African swine fever has reached the Western Hemisphere for the first time in 40 years. USDA hopes to prevent it from moving any further

The agency will establish a “protection zone,” insulating the lower 48 states from trade disruptions if the virus is detected in Puerto Rico.

On Tuesday, U.S. Customs and Border Patrol announced it had seized 320 pounds of bologna at a border crossing near El Paso, Texas. The meat, hidden in the back seat of a 2012 Honda Odyssey, was being transported illegally from Mexico to be sold for profit in the U.S. It was at least the third such seizure of pork products this year, the latest in a long line of high-profile bacon banditry incidents. 

As it turns out, there’s good reason for all the swine surveillance. A deadly, incurable disease called African swine fever (ASF) has been detected in the Western Hemisphere for the first time in 40 years, and U.S. regulators are doing everything they can to keep it out of the country. “The outbreak … is much more deadly than we had in the Western Hemisphere back in the 80s,” says Liz Wagstrom, chief veterinarian for the National Pork Producers Council. “So it’s very concerning from an animal health point of view.”

The virus poses no threat to humans and no food safety concern, but it can be devastating for pig populations: Currently, 27 states allow farmers to feed human garbage to their hogs, and ASF, which unlike Covid-19 can be transmitted via food, can persist in meat from infected pigs, in some cases for months, even after the meat has been cured. Regulators worry a farmer could inadvertently toss a contaminated pork belly (or, in this case, tube of bologna) into a hog pen, resulting in an outbreak. Nearly all infected swine die within 7 to 10 days of showing symptoms, which include high fever, skin lesions, and diarrhea. Pork products and food waste have been implicated in at least 10 ASF outbreaks in Europe since the 1950s.

Until recently, African swine fever was a relatively distant threat: It devastated China’s pig population back in 2019 and caused a handful of outbreaks in Europe, but it hadn’t made the leap to the Americas. Then, in late July, USDA announced it had confirmed infections in pigs in the Dominican Republic. The news sent shock waves through farming communities. “It’s not just our top 50 veterinarians that might be interested in this now,” Wagstrom says. “We have hundreds and hundreds of people joining calls and webinars,” and other programs.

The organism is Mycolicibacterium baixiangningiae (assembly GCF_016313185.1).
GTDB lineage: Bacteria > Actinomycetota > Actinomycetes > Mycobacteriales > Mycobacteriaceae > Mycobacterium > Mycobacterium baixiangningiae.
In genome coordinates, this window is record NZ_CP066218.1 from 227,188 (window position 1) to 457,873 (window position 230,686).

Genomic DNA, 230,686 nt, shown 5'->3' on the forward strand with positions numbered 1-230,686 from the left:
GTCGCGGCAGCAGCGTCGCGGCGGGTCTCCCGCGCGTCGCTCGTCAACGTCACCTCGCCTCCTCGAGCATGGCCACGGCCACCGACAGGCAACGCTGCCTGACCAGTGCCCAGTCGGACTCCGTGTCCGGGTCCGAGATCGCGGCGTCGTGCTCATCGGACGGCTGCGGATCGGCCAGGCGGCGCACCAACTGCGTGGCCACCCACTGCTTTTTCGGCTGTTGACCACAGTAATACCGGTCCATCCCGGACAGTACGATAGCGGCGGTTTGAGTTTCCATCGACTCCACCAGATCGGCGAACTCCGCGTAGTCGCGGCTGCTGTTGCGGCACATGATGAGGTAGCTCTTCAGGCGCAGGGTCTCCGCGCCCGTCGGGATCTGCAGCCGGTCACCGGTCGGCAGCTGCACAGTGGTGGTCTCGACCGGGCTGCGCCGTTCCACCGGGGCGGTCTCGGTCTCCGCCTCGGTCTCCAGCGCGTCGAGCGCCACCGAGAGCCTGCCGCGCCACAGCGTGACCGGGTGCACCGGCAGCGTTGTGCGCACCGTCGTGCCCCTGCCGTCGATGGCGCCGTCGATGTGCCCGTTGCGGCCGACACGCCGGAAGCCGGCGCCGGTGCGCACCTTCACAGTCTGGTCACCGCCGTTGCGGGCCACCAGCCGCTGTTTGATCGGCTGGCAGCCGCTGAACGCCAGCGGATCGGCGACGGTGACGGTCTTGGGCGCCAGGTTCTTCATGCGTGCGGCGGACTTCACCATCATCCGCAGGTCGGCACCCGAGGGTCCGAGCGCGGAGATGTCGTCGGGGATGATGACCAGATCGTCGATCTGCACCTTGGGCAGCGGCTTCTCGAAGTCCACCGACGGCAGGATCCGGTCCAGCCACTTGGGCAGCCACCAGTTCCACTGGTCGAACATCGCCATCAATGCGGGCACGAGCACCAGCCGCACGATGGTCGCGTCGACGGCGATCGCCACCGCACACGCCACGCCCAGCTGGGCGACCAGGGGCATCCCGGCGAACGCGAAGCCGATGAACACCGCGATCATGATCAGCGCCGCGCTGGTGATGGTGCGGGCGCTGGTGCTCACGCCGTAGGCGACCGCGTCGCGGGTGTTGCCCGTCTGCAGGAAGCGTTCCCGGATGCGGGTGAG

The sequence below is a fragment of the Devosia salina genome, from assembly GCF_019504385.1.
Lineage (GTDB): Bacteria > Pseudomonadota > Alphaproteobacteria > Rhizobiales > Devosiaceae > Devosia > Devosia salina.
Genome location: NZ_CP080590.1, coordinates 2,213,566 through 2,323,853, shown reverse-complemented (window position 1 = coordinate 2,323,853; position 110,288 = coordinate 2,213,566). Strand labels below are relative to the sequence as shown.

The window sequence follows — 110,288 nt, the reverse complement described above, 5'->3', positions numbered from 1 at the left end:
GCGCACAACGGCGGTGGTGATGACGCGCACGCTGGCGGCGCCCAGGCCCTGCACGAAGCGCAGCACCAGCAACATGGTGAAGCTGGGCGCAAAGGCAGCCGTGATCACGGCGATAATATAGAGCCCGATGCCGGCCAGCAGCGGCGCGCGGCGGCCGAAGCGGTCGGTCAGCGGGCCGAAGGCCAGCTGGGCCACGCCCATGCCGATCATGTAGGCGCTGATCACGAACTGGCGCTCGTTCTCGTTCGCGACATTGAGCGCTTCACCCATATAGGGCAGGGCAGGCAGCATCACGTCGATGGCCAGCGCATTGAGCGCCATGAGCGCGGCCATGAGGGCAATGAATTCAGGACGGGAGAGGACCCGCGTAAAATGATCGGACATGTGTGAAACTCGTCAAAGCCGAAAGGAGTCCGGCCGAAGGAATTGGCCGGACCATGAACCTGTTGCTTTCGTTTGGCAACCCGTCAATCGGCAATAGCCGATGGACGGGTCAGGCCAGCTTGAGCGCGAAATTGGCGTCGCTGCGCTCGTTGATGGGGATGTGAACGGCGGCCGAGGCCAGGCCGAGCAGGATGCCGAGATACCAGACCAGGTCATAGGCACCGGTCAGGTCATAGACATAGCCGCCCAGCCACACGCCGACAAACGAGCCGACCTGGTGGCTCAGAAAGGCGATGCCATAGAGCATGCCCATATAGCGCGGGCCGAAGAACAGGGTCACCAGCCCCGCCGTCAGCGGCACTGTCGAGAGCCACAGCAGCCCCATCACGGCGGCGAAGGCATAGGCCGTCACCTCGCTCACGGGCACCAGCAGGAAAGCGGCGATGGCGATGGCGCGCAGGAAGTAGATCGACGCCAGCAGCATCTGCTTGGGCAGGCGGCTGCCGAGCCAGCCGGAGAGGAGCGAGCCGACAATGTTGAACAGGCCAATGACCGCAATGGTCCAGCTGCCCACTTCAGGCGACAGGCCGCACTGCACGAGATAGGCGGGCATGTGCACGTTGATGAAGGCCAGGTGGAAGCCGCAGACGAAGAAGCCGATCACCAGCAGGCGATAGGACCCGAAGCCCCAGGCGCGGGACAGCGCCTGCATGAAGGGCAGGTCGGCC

“If it’s detected in the mainland United States, the expectation is we would have virtually all of our trading partners, with the exception of very few that we already have some agreements with, cut us off immediately.”

Since the first positive case, outbreaks have been confirmed in 18 of 32 provinces in the Dominican Republic, and about 51,000 pigs have been slaughtered to prevent further spread. As a result, the Department of Agriculture (USDA) has announced plans to establish a “protection zone” in Puerto Rico and the U.S. Virgin Islands to prevent the virus from spreading further. Haiti, which borders the Dominican Republic, has not confirmed any cases, though this may be more the result of limited surveillance than nonexistent virus. 

A positive case in the mainland United States would trigger an immediate 72-hour halt on all swine transport in the country, as veterinarians scramble to identify the source of the outbreak and contain it. If the identification occurred in a herd of domestic animals, it would likely trigger the immediate euthanization of the entire group. A single sick animal would have huge implications for international trade, too. “If it’s detected in the mainland United States, the expectation is we would have virtually all of our trading partners, with the exception of very few that we already have some agreements with, cut us off immediately,” Wagstrom says. This would represent a significant economic blow to the sector, given that Wagstrom estimates about 30 percent of all U.S. pork is exported, primarily to China, Japan, and Mexico. 

It’s less clear how trading partners would react if the virus were identified in Puerto Rico or the U.S. Virgin Islands, neither of which are major pork producers or geographically contiguous with the mainland United States. With the establishment of the protection zone, USDA is hoping to insulate the lower 48 states from major trade disruptions. Within the zone, the agency plans to ramp up surveillance testing and restrict movement of live pigs and pork products to prevent the virus from traveling any further. If international regulators choose to recognize the zone, a positive case in either region may not trigger an immediate halt to all U.S. pork exports. Wagstrom says she expects the Netherlands and other European countries to follow suit, establishing protection zones in Caribbean territories. 

As we reported back in 2019, some experts have long regarded the eventual introduction of the virus to U.S. farms as an inevitability. Beagle teams stationed at the airport to sniff out contraband food items can’t greet every single flight, and the virus can also travel through ticks and wild boars. Then again, experts also predicted the virus would hit U.S. shores by mid-2020. Perhaps all the capicola confiscations are doing something, after all. 

H. Claire Brown is a senior staff writer for The Counter. Her work has also appeared in The Atlantic, The Guardian, and The Intercept and has won awards from the Society for Advancing Business Editing and Writing, the New York Press Club, the Newswomen's Club of New York, and others. A North Carolina native, she now lives in Brooklyn.